HELENA – The Senate deadlocked Thursday on a bill to make not buckling up a pull-over offense, sending the measure to what is likely to be its death for the session after endorsing it in a narrow vote the day before.
Senate Bill 237 was endorsed in its second reading Wednesday by a 25-24 vote. But three lawmakers changed sides for Thursday’s final Senate reading, leaving the measure stalled with 25 votes on either side.
“I’m saddened,” said Republican Sen. Dave Lewis of Helena, the bill’s sponsor. “I believe that people will die over the next couple of years because we can’t pass this bill.”
The Montana Department of Transportation estimates that 73 percent of car occupants who died in crashes in 2007 in the state were not wearing seat belts. Of those, about half would have been saved by a seat belt, the department believes.
The measure would have designated not wearing a seat belt a primary offense, meaning police could stop cars solely for that reason. Not buckling up is currently illegal in Montana, but police cannot pull cars over for that infraction alone.
“Personally I want a law to be a law, and I don’t like many laws or half laws,” said Sen. Ryan Zinke, R-Whitefish, who switched his vote from Wednesday to support the legislation.
He was won over after getting a call from former Republican Sen. Bob DePratu, also of Whitefish. The former lawmaker told him about his experiences as a volunteer fireman at car crash scenes.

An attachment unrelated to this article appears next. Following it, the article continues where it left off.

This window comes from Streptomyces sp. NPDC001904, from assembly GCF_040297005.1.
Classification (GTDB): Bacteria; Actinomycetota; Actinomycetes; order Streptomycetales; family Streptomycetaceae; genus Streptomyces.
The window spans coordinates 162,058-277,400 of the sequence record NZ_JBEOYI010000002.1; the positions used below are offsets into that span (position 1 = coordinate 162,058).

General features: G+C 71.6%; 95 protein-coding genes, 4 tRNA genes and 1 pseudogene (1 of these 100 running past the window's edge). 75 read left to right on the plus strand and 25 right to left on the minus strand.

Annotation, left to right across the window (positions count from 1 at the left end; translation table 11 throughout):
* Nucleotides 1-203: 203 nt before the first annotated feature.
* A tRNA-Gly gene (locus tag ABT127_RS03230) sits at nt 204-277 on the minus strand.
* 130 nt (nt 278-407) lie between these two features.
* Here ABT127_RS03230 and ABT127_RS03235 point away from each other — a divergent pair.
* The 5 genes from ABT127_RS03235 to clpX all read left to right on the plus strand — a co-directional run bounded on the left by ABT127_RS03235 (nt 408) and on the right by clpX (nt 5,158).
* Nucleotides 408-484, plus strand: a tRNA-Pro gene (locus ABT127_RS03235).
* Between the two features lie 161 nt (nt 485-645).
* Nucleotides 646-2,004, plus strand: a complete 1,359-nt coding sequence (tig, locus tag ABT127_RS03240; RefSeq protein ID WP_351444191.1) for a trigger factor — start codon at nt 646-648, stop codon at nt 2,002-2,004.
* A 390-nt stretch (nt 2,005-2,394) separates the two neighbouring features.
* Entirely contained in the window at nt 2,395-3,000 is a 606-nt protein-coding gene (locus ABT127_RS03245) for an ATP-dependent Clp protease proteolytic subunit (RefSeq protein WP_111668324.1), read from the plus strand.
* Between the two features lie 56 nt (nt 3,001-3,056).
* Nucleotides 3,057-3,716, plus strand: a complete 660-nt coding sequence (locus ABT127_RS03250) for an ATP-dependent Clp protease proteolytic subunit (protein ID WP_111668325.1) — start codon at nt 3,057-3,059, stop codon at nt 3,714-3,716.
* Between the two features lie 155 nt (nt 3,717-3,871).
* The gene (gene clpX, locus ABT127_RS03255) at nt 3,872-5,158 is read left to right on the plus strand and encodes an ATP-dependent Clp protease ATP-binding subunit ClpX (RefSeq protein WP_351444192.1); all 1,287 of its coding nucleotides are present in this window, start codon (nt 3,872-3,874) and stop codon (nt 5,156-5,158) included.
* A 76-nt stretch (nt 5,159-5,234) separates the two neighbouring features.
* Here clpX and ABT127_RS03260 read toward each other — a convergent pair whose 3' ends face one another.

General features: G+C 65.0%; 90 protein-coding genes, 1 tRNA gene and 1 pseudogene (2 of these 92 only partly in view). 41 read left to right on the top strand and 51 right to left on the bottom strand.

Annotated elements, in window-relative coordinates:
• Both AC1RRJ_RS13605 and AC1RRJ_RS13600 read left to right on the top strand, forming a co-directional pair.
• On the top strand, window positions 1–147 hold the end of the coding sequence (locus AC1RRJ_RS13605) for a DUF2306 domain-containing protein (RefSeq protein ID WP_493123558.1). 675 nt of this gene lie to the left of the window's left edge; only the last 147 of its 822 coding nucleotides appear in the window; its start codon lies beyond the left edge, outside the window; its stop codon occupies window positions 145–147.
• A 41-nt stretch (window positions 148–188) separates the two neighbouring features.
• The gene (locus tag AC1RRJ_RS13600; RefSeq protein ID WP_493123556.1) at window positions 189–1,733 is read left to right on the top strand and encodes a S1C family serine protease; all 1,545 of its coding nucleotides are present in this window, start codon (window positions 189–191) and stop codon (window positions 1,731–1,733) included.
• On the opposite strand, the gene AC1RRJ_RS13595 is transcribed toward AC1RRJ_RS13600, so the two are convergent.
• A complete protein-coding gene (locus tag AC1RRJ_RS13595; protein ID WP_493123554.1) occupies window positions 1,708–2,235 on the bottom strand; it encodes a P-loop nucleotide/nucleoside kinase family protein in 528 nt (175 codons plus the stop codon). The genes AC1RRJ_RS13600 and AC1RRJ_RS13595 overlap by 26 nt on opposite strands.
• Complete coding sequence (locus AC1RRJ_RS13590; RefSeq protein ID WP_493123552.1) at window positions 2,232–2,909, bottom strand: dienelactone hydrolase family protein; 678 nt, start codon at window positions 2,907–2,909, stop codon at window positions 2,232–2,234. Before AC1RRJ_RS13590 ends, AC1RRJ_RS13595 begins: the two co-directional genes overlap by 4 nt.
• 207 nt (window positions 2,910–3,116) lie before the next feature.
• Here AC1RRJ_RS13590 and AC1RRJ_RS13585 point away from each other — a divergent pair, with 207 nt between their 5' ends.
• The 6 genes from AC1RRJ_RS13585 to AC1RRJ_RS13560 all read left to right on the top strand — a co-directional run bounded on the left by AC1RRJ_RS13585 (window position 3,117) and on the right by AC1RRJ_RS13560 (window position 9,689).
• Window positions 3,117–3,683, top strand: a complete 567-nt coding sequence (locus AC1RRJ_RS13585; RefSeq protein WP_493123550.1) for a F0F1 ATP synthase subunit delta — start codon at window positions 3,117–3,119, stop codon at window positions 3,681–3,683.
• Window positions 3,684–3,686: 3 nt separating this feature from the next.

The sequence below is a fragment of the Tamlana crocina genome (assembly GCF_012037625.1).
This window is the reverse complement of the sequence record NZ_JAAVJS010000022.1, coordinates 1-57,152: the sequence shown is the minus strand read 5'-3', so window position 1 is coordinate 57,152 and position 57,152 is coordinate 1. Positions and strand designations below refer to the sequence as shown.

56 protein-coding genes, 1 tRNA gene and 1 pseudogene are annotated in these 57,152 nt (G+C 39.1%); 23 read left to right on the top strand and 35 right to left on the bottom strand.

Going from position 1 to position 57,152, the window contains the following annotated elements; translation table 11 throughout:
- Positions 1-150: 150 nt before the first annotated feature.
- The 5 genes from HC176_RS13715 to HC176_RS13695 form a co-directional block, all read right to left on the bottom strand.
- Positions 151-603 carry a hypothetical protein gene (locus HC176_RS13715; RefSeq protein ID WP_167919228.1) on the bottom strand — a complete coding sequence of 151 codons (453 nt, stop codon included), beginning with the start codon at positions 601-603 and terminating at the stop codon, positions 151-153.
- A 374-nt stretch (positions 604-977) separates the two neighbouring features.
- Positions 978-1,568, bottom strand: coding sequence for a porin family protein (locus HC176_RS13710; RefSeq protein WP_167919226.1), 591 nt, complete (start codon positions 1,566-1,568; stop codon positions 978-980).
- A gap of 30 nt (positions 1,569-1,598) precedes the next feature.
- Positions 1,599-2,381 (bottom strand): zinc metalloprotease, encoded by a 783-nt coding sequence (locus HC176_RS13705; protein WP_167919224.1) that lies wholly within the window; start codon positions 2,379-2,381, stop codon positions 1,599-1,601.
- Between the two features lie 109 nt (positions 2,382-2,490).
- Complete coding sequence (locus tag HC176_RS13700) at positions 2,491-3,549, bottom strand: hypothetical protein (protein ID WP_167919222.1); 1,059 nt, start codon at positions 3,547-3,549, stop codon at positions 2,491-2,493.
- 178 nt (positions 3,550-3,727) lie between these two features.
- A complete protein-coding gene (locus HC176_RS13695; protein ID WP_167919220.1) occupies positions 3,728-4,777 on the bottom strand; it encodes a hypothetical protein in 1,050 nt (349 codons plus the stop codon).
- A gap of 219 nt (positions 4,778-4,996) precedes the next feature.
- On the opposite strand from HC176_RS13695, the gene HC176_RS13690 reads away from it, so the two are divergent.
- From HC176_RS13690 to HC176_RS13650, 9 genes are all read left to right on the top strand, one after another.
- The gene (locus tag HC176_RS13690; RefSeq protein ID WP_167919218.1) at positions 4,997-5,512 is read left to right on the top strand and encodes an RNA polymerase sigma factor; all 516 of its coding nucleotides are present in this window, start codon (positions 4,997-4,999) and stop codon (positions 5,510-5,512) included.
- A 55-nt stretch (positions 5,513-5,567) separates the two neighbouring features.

Concerns about liberty, however, trumped life for many opponents of the bill, which led to a spirited debate during Wednesday’s floor session.
“My platform is that I protect people’s wallets and their freedom,” said Sen. Verdell Jackson, R-Kalispell.
Jackson reversed his first vote on the bill, after struggling with the decision overnight. He said he realized it was inconsistent with his principles.
Republican Sen. Joe Balyeat of Bozeman also switched his vote, but declined to share his reason.
“It’s a personal reason, and I’d just as soon not make it a public reason,” he said.
States that have primary-enforcement seat belt laws — as the bill would have established in Montana — have higher rates of seat-belt use, according to the National Highway Traffic Safety Administration. Those states average about 88 percent for seat belt use, as compared to about 75 percent for states with secondary enforcement laws, such as Montana.
The state Transportation Department supported the measure because the statistics indicate enforcement saves lives.
“What we have going on highway safety is a cultural change and it’s primary enforcement that’s needed to change the culture,” said Jim Lynch, the department’s director.
If the measure had passed, Montana also would have been eligible for about $5 million in federal money for highway construction.
Similar legislation also failed to pass in 2005 and 2007.
Stay Connected with the Daily Roundup.
Sign up for our newsletter and get the best of the Beacon delivered every day to your inbox.